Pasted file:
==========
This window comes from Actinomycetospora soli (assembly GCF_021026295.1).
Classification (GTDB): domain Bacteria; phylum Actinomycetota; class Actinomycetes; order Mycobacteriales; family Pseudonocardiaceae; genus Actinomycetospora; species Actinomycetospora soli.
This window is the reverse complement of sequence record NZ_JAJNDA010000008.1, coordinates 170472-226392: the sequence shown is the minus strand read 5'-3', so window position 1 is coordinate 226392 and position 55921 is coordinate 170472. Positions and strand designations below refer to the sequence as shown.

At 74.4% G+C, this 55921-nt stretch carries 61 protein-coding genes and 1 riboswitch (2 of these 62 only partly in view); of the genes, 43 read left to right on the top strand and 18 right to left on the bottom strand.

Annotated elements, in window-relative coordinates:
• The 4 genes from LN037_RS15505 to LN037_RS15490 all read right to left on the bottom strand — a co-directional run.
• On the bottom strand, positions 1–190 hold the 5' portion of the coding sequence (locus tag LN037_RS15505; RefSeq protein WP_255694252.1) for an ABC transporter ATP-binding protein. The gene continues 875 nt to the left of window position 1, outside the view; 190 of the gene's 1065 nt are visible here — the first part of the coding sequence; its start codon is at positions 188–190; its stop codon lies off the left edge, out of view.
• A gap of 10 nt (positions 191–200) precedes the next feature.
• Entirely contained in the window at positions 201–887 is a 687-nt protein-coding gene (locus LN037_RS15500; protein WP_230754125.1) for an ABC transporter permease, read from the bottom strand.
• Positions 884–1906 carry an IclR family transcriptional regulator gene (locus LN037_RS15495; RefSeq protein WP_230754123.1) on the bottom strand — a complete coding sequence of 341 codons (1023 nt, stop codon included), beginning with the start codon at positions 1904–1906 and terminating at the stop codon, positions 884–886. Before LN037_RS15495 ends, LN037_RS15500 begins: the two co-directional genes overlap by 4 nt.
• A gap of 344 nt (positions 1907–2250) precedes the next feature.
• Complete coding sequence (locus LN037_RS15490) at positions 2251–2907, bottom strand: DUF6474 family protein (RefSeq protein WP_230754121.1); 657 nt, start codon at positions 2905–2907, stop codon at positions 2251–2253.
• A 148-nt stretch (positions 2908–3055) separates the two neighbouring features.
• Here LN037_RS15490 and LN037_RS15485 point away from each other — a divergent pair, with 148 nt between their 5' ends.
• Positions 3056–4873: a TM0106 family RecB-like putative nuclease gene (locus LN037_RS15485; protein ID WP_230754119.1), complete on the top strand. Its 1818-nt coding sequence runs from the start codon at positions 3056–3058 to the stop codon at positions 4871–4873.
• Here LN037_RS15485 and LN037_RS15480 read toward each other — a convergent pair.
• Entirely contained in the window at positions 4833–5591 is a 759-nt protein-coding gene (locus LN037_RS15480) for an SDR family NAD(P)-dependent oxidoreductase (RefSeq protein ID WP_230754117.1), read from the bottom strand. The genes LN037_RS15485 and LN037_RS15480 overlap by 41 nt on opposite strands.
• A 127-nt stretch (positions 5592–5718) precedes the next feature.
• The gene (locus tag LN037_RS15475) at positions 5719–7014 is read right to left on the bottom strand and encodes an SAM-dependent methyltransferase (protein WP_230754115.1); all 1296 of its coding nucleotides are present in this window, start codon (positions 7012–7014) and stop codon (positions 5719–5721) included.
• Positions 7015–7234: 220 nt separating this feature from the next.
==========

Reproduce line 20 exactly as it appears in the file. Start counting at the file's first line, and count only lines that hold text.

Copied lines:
• Positions 7015–7234: 220 nt separating this feature from the next.